Special-Purpose Corporations: An Alternative Funding Strategy

Cities are facing harsh economic times. Many are faced with mega capital improvement programs and rising budget deficits, exacerbated by the fact that limited help is coming from federal and state governments. The U.S. Conference of Mayor?s Water Council reports that water and wastewater spending will be between $2.5 trillion and $4.8 trillion over the next 20 years, yet federal government spending on local infrastructure has been shifted to other areas ? the continuation of national defense strategies and foreign wars, a massive subsidy spend on shoring up our failing economy, and a major shift in health care subsidies. Cities and other agencies responsible for 95 percent of the nation?s water and wastewater infrastructure will have to find new and innovative ways to fill the funding void.

One of the creative methods will include the formation of special purpose corporations into which the water and sewer assets will be transferred. The corporations will be jointly owned by the sponsoring city and a private sector partner that will share in ownership responsibility as well as its benefits as a true equity partner. Although this model has been used in Europe and Canada, this model has never been used in the United States.

Cities would be rewarded in several ways as a result of creating these true public-private partnerships. First it would be able to isolate the debt associated with the mega water and wastewater liabilities away from the city?s normal credit facility. By creating a stand-alone utility with its own capitalization, it will look very much like an investor-owned utility to the debt and equity capital investor. It will have its own revenue stream and be accountable for its own operating expenses and the credit agencies will measure its credit worthiness based its individual ability to manage its operations in an effective and profitable way. This will afford the cities a reasonable chance of the continuation of other social services without the spillover effect of these massive programs.

Second, the cities will have an opportunity to monetize their water and wastewater assets, which up to this point have provided very little benefit to city?s economic health. Such capital restructuring could benefit the cities? general fund, eliminating some, if not all, of their structured deficits, including under-funded pension liabilities. And finally, cities would share in the same dividend stream that their private investment partner would receive, providing an adequate return for their investment, something that most cities have never realized.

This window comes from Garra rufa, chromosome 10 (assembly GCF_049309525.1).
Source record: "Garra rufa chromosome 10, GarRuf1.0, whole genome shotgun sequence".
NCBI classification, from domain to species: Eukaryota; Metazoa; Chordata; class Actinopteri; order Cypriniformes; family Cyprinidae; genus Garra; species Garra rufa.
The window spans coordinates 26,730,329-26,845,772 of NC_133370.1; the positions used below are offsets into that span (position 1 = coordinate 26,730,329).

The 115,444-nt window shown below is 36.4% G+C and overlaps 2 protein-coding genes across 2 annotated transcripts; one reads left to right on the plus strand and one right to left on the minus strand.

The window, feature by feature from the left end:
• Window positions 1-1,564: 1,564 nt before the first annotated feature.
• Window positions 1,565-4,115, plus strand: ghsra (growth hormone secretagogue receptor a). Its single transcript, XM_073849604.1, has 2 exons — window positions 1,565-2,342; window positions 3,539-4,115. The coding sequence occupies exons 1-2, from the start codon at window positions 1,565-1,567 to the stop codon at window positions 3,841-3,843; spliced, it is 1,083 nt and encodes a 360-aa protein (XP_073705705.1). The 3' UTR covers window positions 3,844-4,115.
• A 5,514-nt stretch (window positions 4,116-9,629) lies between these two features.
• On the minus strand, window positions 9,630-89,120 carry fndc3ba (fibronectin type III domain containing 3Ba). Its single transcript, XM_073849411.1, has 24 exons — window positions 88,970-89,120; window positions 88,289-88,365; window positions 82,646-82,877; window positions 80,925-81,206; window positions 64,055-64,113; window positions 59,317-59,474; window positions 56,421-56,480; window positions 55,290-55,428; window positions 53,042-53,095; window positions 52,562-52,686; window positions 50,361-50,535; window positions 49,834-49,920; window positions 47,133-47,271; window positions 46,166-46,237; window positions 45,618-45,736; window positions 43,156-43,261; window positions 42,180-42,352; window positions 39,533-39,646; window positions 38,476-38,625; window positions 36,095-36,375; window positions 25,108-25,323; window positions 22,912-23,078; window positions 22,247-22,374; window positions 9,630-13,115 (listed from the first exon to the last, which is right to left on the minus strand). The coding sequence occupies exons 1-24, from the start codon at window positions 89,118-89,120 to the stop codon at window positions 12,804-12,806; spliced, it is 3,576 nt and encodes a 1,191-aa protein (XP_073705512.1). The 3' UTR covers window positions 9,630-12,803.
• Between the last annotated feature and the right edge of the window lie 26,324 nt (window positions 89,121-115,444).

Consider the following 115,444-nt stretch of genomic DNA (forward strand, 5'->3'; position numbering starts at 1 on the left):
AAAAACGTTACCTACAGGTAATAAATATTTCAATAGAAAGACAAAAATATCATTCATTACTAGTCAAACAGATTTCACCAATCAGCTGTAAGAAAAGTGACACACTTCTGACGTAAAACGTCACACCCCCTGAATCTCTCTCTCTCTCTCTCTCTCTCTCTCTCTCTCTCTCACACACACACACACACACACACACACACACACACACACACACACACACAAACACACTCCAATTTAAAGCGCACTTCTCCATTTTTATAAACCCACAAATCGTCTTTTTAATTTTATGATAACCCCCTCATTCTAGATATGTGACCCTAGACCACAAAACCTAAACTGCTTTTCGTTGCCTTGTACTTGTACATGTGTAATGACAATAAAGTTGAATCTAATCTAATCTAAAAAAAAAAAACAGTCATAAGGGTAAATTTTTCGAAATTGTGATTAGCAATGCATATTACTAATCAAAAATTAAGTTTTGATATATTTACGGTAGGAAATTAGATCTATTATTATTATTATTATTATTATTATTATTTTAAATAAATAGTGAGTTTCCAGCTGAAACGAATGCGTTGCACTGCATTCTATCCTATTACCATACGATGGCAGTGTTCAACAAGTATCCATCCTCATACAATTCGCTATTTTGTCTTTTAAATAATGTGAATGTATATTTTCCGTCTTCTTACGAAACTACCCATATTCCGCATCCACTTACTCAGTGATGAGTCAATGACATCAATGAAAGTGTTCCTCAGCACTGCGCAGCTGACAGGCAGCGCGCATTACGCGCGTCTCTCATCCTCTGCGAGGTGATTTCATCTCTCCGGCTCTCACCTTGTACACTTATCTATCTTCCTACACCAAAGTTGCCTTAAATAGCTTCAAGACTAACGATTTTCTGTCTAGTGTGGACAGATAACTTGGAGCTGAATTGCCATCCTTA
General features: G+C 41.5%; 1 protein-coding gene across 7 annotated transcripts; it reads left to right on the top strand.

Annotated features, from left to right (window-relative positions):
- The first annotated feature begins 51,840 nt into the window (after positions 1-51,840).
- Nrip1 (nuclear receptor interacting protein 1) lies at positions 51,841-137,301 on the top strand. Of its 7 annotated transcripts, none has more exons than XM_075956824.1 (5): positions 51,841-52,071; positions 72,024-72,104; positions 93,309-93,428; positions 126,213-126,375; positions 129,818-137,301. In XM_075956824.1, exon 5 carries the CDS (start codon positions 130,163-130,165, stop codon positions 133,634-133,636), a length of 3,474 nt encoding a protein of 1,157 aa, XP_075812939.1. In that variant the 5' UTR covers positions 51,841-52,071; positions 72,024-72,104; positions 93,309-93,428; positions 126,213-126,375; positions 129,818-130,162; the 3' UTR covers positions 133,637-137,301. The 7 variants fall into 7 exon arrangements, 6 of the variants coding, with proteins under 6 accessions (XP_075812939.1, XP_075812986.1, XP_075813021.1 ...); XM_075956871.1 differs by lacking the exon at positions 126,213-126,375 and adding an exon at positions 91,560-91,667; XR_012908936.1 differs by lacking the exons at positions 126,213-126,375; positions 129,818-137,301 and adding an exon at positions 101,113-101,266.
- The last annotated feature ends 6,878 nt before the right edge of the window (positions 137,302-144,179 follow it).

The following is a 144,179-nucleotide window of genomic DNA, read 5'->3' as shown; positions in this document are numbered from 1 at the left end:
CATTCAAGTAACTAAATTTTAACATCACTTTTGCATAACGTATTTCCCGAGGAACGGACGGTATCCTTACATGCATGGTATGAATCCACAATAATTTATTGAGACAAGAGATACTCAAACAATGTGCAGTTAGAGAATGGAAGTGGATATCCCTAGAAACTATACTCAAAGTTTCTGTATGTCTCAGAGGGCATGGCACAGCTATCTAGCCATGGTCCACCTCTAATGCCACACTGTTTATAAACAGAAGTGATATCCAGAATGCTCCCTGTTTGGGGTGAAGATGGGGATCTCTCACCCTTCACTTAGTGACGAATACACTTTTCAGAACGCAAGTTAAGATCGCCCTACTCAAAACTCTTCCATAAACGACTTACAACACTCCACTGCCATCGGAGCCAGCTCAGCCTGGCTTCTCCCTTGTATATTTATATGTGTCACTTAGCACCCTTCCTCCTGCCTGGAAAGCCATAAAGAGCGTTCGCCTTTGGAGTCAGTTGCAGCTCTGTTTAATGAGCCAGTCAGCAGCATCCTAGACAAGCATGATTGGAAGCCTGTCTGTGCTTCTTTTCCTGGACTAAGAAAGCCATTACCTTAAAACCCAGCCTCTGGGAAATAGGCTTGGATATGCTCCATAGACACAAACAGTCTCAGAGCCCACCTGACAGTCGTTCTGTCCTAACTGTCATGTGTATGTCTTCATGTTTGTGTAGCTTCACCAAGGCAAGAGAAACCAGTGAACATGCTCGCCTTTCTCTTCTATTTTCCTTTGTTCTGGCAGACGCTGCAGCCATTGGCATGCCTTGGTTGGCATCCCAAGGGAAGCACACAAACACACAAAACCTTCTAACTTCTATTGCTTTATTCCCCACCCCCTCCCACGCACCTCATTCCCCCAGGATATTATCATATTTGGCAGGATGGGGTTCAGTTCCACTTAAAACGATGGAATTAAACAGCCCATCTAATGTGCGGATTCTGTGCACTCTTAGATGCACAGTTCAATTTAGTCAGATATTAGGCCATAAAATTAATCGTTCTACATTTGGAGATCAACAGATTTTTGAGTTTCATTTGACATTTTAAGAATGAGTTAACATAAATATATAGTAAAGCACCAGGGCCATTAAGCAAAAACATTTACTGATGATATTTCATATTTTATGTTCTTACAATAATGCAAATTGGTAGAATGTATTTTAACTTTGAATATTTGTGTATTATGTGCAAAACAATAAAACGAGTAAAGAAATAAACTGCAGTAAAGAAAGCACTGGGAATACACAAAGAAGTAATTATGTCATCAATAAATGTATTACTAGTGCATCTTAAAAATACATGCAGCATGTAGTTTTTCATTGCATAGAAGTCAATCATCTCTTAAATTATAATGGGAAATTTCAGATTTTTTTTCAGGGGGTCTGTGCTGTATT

This is not a privatization initiative. If so desired, a city would continue to employ and maintain operational responsibility, receiving cash from the utility to pay salaries and benefits to their employees.

Cities may be concerned about who the equity partner may be and whether it would continue to maintain control. In order to preserve all the attributes of a city-owned utility, including issuance of tax exempt debt, eligibility for grant or low interest government loans, it would be limited in selling only up to 49 percent of the outstanding shares of stock at any time. In addition, it will have the right to choose its equity partner in a private placement. Interestingly enough, the investor pool that is demanding this form of investment opportunity most often are pension plans, including those owned by the same municipalities that are looking for funding options. It would certainly bring about much public good by allowing the underfunded pension plan to invest in its municipal infrastructure.

Our federal tax laws need to be amended to allow the formation of these corporations, although there is some thought that limiting the private investor to municipal pension plans may require may require minimal changes. But even that capital source is limited and we need to expand the investor base to include all potential equity investors. Now is the time for our government agencies to put laws in place that will help our cities help themselves. The proposed special purpose corporation will allow cities to manage their water and wastewater infrastructure as investments that need to be protected, repaired and replaced, not run to the ground for want of funding.

Richard Splete, CPA, is Principal/Financial and Administrative Management for MWH. He has 35 years of financial and management experience focused primarily on municipal water and wastewater utilities. He has provided leadership to strategic planning initiatives, shaping utilities to meet aggressive financial goals.

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